by Ken Root
Hog Farmers across the country are setting record on the number of pigs weaned per litter. The result is an uptrend in production without an increase in the breeding herd. In the year ahead, however, the price for pork is expected to rise slightly.
The last USDA Hogs and Pigs report issued in December estimated this year’s supply of pork will be larger than most analysts expect.
U.S. pork producers, in the last quarter of 2016 set a pigs per litter record,10.63. For the whole of the year, the new annual record is 10.5 pigs per litter. Every sow is having more pigs.
Given these numbers, the industry will increase pork output by about three percent this year says Purdue University Extension Agricultural Economist Chris Hurt. “Pork production will rise by 4% in the first half of 2017, and by about 2% in the last half.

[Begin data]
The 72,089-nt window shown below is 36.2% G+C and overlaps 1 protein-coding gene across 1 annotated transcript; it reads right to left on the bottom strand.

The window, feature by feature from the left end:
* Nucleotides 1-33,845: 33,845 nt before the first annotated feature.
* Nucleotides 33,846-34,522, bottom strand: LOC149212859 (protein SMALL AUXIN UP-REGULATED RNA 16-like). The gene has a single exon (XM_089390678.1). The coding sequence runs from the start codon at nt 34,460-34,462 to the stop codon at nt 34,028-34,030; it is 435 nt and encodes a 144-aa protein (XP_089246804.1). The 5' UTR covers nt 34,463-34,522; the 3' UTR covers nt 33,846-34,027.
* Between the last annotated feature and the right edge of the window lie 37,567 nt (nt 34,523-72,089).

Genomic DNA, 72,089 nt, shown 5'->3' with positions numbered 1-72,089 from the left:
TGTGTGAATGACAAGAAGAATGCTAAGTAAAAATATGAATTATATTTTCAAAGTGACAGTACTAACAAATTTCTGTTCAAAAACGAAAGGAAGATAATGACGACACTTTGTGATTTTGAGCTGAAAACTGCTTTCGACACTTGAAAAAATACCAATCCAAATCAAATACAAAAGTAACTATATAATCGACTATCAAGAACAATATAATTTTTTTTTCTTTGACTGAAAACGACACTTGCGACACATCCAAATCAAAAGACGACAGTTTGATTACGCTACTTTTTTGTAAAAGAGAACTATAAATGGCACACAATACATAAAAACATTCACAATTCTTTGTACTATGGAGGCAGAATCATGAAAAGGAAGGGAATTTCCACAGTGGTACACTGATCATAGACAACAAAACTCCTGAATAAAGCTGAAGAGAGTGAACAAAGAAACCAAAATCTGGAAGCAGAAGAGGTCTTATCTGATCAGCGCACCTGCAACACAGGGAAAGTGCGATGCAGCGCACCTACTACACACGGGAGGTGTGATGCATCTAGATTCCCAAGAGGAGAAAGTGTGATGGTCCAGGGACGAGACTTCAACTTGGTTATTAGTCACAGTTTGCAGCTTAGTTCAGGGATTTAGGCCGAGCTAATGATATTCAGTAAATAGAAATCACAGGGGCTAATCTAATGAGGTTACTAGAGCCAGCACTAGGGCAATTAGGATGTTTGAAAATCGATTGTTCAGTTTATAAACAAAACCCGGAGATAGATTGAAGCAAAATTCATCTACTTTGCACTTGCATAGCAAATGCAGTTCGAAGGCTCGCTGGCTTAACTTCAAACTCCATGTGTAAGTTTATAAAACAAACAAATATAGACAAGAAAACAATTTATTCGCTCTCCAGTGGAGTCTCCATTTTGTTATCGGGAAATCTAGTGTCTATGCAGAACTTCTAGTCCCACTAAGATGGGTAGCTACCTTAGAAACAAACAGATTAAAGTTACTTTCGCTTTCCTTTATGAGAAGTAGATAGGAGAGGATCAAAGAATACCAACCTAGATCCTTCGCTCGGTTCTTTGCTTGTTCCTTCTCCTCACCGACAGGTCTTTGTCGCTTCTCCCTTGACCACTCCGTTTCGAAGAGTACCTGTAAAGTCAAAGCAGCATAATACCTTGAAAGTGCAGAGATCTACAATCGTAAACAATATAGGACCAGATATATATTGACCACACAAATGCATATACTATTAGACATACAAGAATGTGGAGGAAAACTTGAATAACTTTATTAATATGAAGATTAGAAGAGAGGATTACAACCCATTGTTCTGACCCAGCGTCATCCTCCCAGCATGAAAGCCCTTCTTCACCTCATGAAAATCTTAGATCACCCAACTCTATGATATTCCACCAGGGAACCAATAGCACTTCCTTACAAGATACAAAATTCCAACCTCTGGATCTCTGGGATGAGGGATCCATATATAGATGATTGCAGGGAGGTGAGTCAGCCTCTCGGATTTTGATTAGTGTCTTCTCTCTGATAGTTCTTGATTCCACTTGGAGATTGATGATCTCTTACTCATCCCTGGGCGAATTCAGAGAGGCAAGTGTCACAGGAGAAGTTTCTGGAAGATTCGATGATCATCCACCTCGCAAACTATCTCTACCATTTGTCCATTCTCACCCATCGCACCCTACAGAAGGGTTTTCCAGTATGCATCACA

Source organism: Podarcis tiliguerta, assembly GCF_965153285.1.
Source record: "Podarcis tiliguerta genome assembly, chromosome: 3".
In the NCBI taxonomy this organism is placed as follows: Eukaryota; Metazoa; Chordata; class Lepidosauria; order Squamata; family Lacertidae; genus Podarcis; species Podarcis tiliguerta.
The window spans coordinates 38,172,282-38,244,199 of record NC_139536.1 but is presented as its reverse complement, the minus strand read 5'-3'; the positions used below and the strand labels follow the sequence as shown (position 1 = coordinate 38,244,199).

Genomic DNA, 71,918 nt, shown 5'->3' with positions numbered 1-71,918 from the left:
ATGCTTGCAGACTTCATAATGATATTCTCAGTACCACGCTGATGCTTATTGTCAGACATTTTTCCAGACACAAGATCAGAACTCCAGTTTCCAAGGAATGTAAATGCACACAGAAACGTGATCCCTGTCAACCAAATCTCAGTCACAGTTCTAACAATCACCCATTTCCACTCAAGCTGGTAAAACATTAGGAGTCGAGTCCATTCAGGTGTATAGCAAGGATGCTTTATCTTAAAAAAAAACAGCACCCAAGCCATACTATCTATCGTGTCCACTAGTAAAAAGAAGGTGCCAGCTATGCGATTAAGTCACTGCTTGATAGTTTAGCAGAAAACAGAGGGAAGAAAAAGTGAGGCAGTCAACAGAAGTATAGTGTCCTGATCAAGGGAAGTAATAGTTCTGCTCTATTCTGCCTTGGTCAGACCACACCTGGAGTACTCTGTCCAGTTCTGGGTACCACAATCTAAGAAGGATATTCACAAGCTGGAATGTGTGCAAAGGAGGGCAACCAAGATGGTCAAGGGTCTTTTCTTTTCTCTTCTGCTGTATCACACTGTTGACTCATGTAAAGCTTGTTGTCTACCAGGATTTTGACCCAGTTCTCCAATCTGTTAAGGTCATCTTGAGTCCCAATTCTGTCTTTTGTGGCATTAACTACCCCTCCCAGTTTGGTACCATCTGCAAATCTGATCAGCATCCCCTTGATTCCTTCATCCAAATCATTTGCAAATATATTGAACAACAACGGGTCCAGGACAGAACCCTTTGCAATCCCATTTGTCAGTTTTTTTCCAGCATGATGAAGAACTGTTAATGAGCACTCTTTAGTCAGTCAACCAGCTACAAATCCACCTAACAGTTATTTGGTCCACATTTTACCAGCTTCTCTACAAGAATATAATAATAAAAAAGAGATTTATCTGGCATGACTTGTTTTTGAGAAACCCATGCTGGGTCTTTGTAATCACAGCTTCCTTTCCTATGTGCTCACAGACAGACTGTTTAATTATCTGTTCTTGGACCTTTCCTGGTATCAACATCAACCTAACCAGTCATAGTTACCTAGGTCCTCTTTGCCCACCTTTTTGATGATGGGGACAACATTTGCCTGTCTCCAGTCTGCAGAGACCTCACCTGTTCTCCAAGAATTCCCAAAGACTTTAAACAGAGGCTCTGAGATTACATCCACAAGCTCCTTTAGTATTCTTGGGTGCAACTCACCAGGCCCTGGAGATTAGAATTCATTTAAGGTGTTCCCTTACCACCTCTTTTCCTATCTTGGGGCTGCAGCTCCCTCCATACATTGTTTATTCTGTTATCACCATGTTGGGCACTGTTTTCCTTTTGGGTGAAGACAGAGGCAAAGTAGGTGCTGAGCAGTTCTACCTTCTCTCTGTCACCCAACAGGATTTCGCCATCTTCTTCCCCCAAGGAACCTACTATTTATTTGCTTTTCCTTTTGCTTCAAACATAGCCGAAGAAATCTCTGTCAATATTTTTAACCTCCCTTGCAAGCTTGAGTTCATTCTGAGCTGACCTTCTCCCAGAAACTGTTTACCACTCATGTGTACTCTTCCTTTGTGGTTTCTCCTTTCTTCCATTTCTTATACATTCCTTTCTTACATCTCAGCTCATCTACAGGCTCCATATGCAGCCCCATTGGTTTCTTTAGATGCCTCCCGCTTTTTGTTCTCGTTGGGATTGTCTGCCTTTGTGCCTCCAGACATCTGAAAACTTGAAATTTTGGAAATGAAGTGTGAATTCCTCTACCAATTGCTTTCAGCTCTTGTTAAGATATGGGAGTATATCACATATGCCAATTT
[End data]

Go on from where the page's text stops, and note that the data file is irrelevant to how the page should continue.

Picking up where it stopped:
What does this mean for the price of hogs? With three percent, higher production one might expect annual prices to be lower, however there are additional items to consider says Hurt.
“First retail price did drop in 2016, but there is an opportunity for retail prices to come down even more. Lower retail prices will help stimulate the quantity of pork consumers purchase. Secondly, USDA expects exports to expand by 5%. Finally, the farm to wholesale margins are expected to drop.”
Live hog prices are expected to be about $48 in 2017, $2 higher than in 2016. Chris Hurt predicts prices will average $45 in the first quarter, the very-low $50s in the second and the third quarters, and then drop to $43 in the final quarter of 2017. A range of $2 higher or lower would be reasonable for price projections.
He expects costs of production are expected to be around $50 on a live weight basis in both 2016 and 2017 based on current feed price expectations.
Because the 2017 outlook is for weak returns the Purdue number cruncher says it is important hog farmers keep further expansion to a minimum. This will be difficult with new processing capacity coming in 2017 as those plants will want to stimulate some added production to fill their lines.